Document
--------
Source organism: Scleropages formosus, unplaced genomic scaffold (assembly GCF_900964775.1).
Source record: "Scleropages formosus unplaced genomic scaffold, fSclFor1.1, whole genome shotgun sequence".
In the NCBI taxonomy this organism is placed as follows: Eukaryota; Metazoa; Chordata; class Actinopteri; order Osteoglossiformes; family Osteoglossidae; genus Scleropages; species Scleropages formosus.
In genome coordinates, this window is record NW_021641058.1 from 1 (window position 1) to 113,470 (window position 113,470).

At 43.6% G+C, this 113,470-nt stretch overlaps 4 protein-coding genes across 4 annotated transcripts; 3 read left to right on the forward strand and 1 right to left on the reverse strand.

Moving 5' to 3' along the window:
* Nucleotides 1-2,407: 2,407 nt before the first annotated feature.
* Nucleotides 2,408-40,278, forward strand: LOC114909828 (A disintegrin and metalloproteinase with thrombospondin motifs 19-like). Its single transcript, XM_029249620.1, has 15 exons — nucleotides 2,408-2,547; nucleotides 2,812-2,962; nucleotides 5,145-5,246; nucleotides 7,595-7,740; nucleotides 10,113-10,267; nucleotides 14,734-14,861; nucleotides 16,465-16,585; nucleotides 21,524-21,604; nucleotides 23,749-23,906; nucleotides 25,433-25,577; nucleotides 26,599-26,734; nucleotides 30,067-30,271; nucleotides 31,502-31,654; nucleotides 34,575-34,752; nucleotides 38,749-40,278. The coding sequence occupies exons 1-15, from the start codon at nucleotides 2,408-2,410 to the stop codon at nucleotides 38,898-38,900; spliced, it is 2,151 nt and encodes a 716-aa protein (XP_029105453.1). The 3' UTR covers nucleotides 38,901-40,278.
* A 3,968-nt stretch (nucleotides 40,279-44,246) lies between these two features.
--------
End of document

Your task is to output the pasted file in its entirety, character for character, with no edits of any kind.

Source organism: Scleropages formosus, unplaced genomic scaffold (assembly GCF_900964775.1).
Source record: "Scleropages formosus unplaced genomic scaffold, fSclFor1.1, whole genome shotgun sequence".
In the NCBI taxonomy this organism is placed as follows: Eukaryota; Metazoa; Chordata; class Actinopteri; order Osteoglossiformes; family Osteoglossidae; genus Scleropages; species Scleropages formosus.
In genome coordinates, this window is record NW_021641058.1 from 1 (window position 1) to 113,470 (window position 113,470).

At 43.6% G+C, this 113,470-nt stretch overlaps 4 protein-coding genes across 4 annotated transcripts; 3 read left to right on the forward strand and 1 right to left on the reverse strand.

Moving 5' to 3' along the window:
* Nucleotides 1-2,407: 2,407 nt before the first annotated feature.
* Nucleotides 2,408-40,278, forward strand: LOC114909828 (A disintegrin and metalloproteinase with thrombospondin motifs 19-like). Its single transcript, XM_029249620.1, has 15 exons — nucleotides 2,408-2,547; nucleotides 2,812-2,962; nucleotides 5,145-5,246; nucleotides 7,595-7,740; nucleotides 10,113-10,267; nucleotides 14,734-14,861; nucleotides 16,465-16,585; nucleotides 21,524-21,604; nucleotides 23,749-23,906; nucleotides 25,433-25,577; nucleotides 26,599-26,734; nucleotides 30,067-30,271; nucleotides 31,502-31,654; nucleotides 34,575-34,752; nucleotides 38,749-40,278. The coding sequence occupies exons 1-15, from the start codon at nucleotides 2,408-2,410 to the stop codon at nucleotides 38,898-38,900; spliced, it is 2,151 nt and encodes a 716-aa protein (XP_029105453.1). The 3' UTR covers nucleotides 38,901-40,278.
* A 3,968-nt stretch (nucleotides 40,279-44,246) lies between these two features.